Preparing family nurse practitioners as change agents
The future of health care is undefined. Health care needs professionals who seek a greater impact — people who believe there is a better way. With people over 60 years old forecasted to make up a quarter of California’s population by 2030, there is a growing need for primary care providers who understand the unique needs of an aging population and who can promote health across the lifespan.
Family nurse practitioners (FNPs) are uniquely positioned to ignite bold change in health care. The nurse practitioner profession is No. 3 in the U.S. News & World Report Top 100 Best Jobs and No. 2 in its Top 100 Best Health Care Jobs. The Betty Irene Moore School of Nursing at UC Davis Master of Science — Family Nurse Practitioner Degree Program, as well as the Doctor of Nursing Practice — Family Nurse Practitioner Degree Program currently under development, focus on the preparation of new FNPs for this ever-changing environment.
According to the American Association of Nurse Practitioners (AANP), more than 50 years of research demonstrates that nurse practitioners (N.P.s) provide high-quality primary, acute and specialty health care services across the life span and in diverse settings.
“Research has found that patients under the care of nurse practitioners have fewer unnecessary hospital readmissions, fewer potentially preventable hospitalizations, higher patient satisfaction and fewer unnecessary emergency room visits than patients under the care of physicians,” AANP reported.
“UC Davis seeks students who are committed to improving the health of populations, eliminating health inequities and advancing systems to allow us to partner effectively with patients, families and communities. We also want professionals who value the relationships built over time through the development of strong collaborations with patients and other professionals,” said Kathryn Sexson, director of the school’s FNP programs.
With its specialty focus on geriatrics, family medicine, underserved communities and rural health, our FNP programs infuse leadership, create interprofessional experiences and offer student support so graduates excel in school and their future careers.
Graduates of the FNP programs possess the skills, confidence and vision to be agents of change on many levels. They gain critical thinking, clinical excellence and deep understanding of health care systems that prepare them to flourish in practice. They are prepared as leaders to advance health locally, national and globally in ways that address the inequities, big and small, that stand in the way of optimal health and health care equity for all.
“The person who values clinical excellence and fosters community by recognizing the value each of our colleagues brings to the table — whether it is a fellow FNP student, a faculty member, a member of the interprofessional team or a community member — is someone who will excel in our program,” Sexson said. “It is not about who is at the top of the class here, but how together we all succeed.”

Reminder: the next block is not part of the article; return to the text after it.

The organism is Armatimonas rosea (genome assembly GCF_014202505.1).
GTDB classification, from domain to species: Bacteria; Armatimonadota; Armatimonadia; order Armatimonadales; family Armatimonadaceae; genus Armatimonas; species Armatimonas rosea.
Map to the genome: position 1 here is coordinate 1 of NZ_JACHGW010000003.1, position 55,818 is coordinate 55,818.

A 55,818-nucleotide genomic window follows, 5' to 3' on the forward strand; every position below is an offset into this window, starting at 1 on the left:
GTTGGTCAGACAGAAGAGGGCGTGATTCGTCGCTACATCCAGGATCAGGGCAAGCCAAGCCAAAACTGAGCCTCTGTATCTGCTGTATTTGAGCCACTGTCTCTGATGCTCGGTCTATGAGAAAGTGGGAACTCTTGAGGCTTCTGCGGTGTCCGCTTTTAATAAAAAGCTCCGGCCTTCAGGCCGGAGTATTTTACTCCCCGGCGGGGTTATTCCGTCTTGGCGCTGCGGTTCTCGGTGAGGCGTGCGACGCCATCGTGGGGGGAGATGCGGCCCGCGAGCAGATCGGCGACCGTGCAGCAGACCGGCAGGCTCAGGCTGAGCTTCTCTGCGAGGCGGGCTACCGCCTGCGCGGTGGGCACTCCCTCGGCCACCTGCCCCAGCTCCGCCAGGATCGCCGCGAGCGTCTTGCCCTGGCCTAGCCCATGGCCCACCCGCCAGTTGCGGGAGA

The school’s FNP programs offer unique learning opportunities to students here on the UC Davis Sacramento campus, which includes the Betty Irene Moore School of Nursing, the UC Davis School of Medicine and UC Davis Medical Center. This academic health center is a hub of innovation where students, trainees, faculty and staff from nearly 100-post graduate majors bring unique and creative approaches to health care.
“We offer an in-depth exploration of health equity and the factors that contribute to health disparities using a systems-based approach to examine not only the health care system, but also the multiple contributing factors including historical context, institutionalized racism, geographic influences and economic factors,” Sexson said.
Finally, the FNP programs are committed to interprofessional educational experiences across multiple disciplines including medicine, social work, veterinary medicine and nursing to provide FNPs with an understanding of roles, collaborations and opportunities for leadership.
Sexson said the School of Nursing’s diverse faculty team is committed to educating the next generation of providers who are not afraid to question the status quo.
“We recognize that students face many challenges not only academically, but in their lives outside of school. Faculty mentor students into the professional role and support them to be the family nurse practitioner they strive to become,” she said.
That support comes in a variety of student success initiatives, including student wellness programs, group and individual office hours, peer-led study groups, as well as guidance from both advisors and mentors.
“Students can expect faculty who are as just as invested in your success as you are. You can expect them to develop and maintain a rigorous program that prepares you clinically and also prepares you to address quality improvements through leadership and innovation,” Sexson said. “Our faculty value your input and are committed to a collaborative learning environment.”